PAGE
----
Is there no easy solution to this? Or an industry way of dealing with this?

4 Answers

here is a minimal working example of what you should do, it's not the best thing in the world, but this is what works for me, let me know if you can make it any better.

The answer to you problem is really simple, BUT, you need to rearrange some stuff first.

A Flutter app can be split into multiple layers which are (just for example) data, state and UI, in the data layer you will have all methods that communicate with the API, and you call them inside the state (which is provider in your case), the result will be accessible from the provider which will save the data in a variable, then the UI will be able to retrieve these data from the provider, this seems a bit redundant I know, but there is a reason why we do that, if you put the API call inside the provider itself, and there is somewhere else in your app that uses the same endpoint then you will have duplicate code, as for the provider, it's the place where your data is stored in the runtime, these data are what makes the state of your app, finally, the UI can handle displaying data from the provider relatively easily, just make a boolean in the provider that indicated is the API call is executing or not, and inside the consumer in the UI display different widgets based in the boolean.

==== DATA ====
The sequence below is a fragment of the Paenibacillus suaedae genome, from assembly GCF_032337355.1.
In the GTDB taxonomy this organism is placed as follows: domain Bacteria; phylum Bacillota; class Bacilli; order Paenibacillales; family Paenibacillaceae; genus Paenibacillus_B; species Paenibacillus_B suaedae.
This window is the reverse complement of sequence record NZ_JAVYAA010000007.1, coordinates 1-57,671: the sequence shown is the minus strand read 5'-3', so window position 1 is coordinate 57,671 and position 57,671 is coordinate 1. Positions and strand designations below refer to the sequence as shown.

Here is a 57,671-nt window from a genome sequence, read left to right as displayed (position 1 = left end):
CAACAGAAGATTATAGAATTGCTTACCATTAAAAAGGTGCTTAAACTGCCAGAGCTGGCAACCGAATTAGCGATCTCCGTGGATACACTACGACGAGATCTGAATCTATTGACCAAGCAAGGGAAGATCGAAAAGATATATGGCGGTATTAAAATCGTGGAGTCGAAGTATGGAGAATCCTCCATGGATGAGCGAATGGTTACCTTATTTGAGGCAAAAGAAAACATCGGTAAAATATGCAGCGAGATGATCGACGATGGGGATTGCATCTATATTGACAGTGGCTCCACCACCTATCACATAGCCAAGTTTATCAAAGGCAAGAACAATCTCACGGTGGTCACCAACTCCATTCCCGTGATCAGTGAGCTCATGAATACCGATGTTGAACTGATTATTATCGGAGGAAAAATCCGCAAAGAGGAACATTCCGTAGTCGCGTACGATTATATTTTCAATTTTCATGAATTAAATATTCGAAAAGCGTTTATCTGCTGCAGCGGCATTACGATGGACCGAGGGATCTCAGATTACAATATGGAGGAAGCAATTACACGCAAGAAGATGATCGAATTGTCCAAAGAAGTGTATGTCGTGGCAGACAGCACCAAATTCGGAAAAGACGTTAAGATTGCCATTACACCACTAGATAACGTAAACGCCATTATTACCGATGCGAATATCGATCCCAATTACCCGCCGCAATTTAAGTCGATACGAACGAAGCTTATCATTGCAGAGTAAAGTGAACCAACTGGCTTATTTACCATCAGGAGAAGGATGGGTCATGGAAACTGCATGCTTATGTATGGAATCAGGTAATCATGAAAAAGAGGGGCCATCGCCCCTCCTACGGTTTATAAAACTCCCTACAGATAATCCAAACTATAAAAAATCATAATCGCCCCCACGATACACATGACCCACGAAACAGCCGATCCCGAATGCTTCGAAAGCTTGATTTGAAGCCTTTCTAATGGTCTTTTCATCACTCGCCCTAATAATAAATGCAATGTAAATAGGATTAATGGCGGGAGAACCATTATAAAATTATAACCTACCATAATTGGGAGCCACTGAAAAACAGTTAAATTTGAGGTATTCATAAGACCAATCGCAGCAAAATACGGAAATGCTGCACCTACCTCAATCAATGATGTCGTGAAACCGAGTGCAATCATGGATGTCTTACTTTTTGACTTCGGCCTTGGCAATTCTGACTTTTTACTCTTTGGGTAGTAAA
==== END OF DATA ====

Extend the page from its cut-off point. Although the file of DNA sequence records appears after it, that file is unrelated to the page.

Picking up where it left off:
If we were to visualize the flow of the operation it would be like that:
1- action from the UI that triggers a method from the provider.
2- inside the provider method you will set the boolean indicating that the API call is executing to true and call notifyListeners().